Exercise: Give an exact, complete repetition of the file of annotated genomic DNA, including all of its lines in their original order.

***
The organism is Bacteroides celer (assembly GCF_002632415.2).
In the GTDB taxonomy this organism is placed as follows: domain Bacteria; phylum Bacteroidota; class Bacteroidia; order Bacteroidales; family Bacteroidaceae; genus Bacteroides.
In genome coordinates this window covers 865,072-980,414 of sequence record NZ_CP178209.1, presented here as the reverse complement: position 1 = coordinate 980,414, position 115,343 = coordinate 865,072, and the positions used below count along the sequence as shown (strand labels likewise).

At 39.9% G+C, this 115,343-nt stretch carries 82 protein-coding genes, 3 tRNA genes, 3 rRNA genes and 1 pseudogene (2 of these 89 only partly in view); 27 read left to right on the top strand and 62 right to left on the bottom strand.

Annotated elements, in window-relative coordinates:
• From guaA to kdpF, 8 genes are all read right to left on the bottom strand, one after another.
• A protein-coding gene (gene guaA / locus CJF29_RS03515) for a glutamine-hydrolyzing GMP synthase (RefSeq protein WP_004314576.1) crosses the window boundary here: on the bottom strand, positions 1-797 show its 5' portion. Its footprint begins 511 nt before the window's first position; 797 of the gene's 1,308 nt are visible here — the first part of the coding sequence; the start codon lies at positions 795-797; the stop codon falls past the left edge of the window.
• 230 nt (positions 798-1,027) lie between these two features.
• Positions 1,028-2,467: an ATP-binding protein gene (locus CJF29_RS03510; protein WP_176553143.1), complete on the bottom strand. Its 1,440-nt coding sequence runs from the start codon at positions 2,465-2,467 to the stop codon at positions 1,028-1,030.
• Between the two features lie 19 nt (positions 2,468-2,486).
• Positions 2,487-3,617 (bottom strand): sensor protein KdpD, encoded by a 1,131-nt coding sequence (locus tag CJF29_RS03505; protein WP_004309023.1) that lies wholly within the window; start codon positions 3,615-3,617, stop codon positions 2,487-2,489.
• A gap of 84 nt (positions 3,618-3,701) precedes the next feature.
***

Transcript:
The organism is Bacteroides celer (assembly GCF_002632415.2).
In the GTDB taxonomy this organism is placed as follows: domain Bacteria; phylum Bacteroidota; class Bacteroidia; order Bacteroidales; family Bacteroidaceae; genus Bacteroides.
In genome coordinates this window covers 865,072-980,414 of sequence record NZ_CP178209.1, presented here as the reverse complement: position 1 = coordinate 980,414, position 115,343 = coordinate 865,072, and the positions used below count along the sequence as shown (strand labels likewise).

At 39.9% G+C, this 115,343-nt stretch carries 82 protein-coding genes, 3 tRNA genes, 3 rRNA genes and 1 pseudogene (2 of these 89 only partly in view); 27 read left to right on the top strand and 62 right to left on the bottom strand.

Annotated elements, in window-relative coordinates:
• From guaA to kdpF, 8 genes are all read right to left on the bottom strand, one after another.
• A protein-coding gene (gene guaA / locus CJF29_RS03515) for a glutamine-hydrolyzing GMP synthase (RefSeq protein WP_004314576.1) crosses the window boundary here: on the bottom strand, positions 1-797 show its 5' portion. Its footprint begins 511 nt before the window's first position; 797 of the gene's 1,308 nt are visible here — the first part of the coding sequence; the start codon lies at positions 795-797; the stop codon falls past the left edge of the window.
• 230 nt (positions 798-1,027) lie between these two features.
• Positions 1,028-2,467: an ATP-binding protein gene (locus CJF29_RS03510; protein WP_176553143.1), complete on the bottom strand. Its 1,440-nt coding sequence runs from the start codon at positions 2,465-2,467 to the stop codon at positions 1,028-1,030.
• Between the two features lie 19 nt (positions 2,468-2,486).
• Positions 2,487-3,617 (bottom strand): sensor protein KdpD, encoded by a 1,131-nt coding sequence (locus tag CJF29_RS03505; protein WP_004309023.1) that lies wholly within the window; start codon positions 3,615-3,617, stop codon positions 2,487-2,489.
• A gap of 84 nt (positions 3,618-3,701) precedes the next feature.